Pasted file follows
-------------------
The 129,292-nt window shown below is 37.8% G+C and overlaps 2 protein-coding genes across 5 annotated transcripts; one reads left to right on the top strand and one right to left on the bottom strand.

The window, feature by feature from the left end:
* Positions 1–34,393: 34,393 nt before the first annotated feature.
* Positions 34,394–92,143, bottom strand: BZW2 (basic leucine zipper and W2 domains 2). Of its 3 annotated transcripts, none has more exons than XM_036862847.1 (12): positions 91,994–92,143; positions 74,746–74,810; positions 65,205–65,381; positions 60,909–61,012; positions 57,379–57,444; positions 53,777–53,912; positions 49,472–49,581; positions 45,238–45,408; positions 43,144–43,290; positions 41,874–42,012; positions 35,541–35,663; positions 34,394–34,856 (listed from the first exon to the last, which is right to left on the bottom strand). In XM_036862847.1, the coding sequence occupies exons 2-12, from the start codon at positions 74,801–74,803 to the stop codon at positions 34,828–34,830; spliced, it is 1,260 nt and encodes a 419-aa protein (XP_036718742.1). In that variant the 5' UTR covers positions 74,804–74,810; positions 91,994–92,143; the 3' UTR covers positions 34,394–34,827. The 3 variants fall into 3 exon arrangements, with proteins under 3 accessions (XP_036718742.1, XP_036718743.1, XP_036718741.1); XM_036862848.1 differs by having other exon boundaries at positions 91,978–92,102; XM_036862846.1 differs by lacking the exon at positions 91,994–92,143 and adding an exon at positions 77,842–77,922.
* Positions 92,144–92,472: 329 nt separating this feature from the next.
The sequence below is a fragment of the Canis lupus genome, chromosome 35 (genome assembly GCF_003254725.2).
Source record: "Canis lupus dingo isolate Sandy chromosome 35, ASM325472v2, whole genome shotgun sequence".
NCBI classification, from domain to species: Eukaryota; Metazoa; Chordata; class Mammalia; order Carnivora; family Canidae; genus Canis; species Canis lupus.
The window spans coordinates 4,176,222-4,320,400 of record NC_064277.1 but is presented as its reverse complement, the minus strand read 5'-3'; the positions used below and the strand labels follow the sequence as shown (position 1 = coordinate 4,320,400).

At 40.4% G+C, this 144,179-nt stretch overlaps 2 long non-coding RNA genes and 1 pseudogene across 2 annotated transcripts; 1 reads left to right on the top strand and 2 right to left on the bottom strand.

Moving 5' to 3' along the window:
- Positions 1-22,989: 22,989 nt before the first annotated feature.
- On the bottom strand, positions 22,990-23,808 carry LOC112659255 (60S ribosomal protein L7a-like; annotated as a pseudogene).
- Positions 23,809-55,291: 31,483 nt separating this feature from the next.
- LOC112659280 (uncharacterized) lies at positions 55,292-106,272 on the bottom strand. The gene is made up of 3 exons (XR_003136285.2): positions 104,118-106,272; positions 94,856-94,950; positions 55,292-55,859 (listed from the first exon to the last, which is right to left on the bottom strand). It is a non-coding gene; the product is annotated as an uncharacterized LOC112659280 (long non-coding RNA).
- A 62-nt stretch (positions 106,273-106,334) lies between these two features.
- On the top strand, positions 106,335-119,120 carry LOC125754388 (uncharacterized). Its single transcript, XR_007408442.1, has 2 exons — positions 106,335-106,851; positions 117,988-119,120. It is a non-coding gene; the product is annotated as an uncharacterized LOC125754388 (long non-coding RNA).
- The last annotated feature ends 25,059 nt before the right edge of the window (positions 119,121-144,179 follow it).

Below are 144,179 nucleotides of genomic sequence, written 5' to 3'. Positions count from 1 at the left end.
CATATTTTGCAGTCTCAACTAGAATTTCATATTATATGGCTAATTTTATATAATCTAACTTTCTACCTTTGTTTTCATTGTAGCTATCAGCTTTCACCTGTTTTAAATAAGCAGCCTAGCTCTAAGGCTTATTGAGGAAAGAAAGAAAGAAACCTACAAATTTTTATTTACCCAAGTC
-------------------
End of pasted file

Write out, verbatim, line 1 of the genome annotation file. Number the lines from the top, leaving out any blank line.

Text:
The 129,292-nt window shown below is 37.8% G+C and overlaps 2 protein-coding genes across 5 annotated transcripts; one reads left to right on the top strand and one right to left on the bottom strand.